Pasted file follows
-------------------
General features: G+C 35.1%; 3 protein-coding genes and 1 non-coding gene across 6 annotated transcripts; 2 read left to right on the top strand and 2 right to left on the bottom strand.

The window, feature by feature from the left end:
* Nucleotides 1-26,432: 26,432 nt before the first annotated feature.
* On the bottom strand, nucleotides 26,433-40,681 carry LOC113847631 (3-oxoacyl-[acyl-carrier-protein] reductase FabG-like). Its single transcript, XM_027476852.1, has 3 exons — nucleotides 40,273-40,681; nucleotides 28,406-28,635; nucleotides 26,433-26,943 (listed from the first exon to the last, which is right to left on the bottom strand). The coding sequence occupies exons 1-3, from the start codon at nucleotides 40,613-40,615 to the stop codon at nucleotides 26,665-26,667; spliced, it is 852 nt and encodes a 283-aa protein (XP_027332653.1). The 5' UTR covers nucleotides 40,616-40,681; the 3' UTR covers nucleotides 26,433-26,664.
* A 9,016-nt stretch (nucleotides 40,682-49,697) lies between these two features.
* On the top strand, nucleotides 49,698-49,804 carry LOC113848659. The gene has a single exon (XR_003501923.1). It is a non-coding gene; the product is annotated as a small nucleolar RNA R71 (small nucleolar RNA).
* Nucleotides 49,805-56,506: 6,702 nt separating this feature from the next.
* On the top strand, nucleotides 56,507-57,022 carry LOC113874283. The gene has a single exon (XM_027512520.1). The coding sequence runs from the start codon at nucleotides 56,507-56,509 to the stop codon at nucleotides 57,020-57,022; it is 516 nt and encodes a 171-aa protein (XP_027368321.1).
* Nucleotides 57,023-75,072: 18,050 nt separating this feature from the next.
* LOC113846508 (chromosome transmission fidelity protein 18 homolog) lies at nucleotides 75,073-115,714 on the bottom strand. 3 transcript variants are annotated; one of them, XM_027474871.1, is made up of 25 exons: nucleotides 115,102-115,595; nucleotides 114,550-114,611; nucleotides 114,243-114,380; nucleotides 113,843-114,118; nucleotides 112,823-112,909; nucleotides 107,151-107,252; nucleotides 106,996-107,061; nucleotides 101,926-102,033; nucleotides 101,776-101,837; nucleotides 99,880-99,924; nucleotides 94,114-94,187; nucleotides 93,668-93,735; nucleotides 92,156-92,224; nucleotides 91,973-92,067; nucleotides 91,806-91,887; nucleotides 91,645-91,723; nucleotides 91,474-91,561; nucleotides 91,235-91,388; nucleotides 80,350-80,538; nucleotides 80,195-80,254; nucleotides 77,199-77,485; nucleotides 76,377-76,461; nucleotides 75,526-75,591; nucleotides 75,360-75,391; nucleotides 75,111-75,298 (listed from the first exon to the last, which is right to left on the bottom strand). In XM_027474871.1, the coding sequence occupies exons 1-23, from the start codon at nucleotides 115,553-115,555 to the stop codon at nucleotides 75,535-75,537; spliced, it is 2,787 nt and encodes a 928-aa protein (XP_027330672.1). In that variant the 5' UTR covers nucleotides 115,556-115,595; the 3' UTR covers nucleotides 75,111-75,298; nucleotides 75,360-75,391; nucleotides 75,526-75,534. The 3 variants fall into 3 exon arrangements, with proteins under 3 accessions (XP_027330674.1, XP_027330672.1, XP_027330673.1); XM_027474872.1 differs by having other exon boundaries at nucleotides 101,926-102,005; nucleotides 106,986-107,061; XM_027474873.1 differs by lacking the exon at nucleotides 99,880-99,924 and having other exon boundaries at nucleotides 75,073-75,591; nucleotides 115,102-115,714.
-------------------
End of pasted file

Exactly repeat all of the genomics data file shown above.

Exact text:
General features: G+C 35.1%; 3 protein-coding genes and 1 non-coding gene across 6 annotated transcripts; 2 read left to right on the top strand and 2 right to left on the bottom strand.

The window, feature by feature from the left end:
* Nucleotides 1-26,432: 26,432 nt before the first annotated feature.
* On the bottom strand, nucleotides 26,433-40,681 carry LOC113847631 (3-oxoacyl-[acyl-carrier-protein] reductase FabG-like). Its single transcript, XM_027476852.1, has 3 exons — nucleotides 40,273-40,681; nucleotides 28,406-28,635; nucleotides 26,433-26,943 (listed from the first exon to the last, which is right to left on the bottom strand). The coding sequence occupies exons 1-3, from the start codon at nucleotides 40,613-40,615 to the stop codon at nucleotides 26,665-26,667; spliced, it is 852 nt and encodes a 283-aa protein (XP_027332653.1). The 5' UTR covers nucleotides 40,616-40,681; the 3' UTR covers nucleotides 26,433-26,664.
* A 9,016-nt stretch (nucleotides 40,682-49,697) lies between these two features.
* On the top strand, nucleotides 49,698-49,804 carry LOC113848659. The gene has a single exon (XR_003501923.1). It is a non-coding gene; the product is annotated as a small nucleolar RNA R71 (small nucleolar RNA).
* Nucleotides 49,805-56,506: 6,702 nt separating this feature from the next.
* On the top strand, nucleotides 56,507-57,022 carry LOC113874283. The gene has a single exon (XM_027512520.1). The coding sequence runs from the start codon at nucleotides 56,507-56,509 to the stop codon at nucleotides 57,020-57,022; it is 516 nt and encodes a 171-aa protein (XP_027368321.1).
* Nucleotides 57,023-75,072: 18,050 nt separating this feature from the next.
* LOC113846508 (chromosome transmission fidelity protein 18 homolog) lies at nucleotides 75,073-115,714 on the bottom strand. 3 transcript variants are annotated; one of them, XM_027474871.1, is made up of 25 exons: nucleotides 115,102-115,595; nucleotides 114,550-114,611; nucleotides 114,243-114,380; nucleotides 113,843-114,118; nucleotides 112,823-112,909; nucleotides 107,151-107,252; nucleotides 106,996-107,061; nucleotides 101,926-102,033; nucleotides 101,776-101,837; nucleotides 99,880-99,924; nucleotides 94,114-94,187; nucleotides 93,668-93,735; nucleotides 92,156-92,224; nucleotides 91,973-92,067; nucleotides 91,806-91,887; nucleotides 91,645-91,723; nucleotides 91,474-91,561; nucleotides 91,235-91,388; nucleotides 80,350-80,538; nucleotides 80,195-80,254; nucleotides 77,199-77,485; nucleotides 76,377-76,461; nucleotides 75,526-75,591; nucleotides 75,360-75,391; nucleotides 75,111-75,298 (listed from the first exon to the last, which is right to left on the bottom strand). In XM_027474871.1, the coding sequence occupies exons 1-23, from the start codon at nucleotides 115,553-115,555 to the stop codon at nucleotides 75,535-75,537; spliced, it is 2,787 nt and encodes a 928-aa protein (XP_027330672.1). In that variant the 5' UTR covers nucleotides 115,556-115,595; the 3' UTR covers nucleotides 75,111-75,298; nucleotides 75,360-75,391; nucleotides 75,526-75,534. The 3 variants fall into 3 exon arrangements, with proteins under 3 accessions (XP_027330674.1, XP_027330672.1, XP_027330673.1); XM_027474872.1 differs by having other exon boundaries at nucleotides 101,926-102,005; nucleotides 106,986-107,061; XM_027474873.1 differs by lacking the exon at nucleotides 99,880-99,924 and having other exon boundaries at nucleotides 75,073-75,591; nucleotides 115,102-115,714.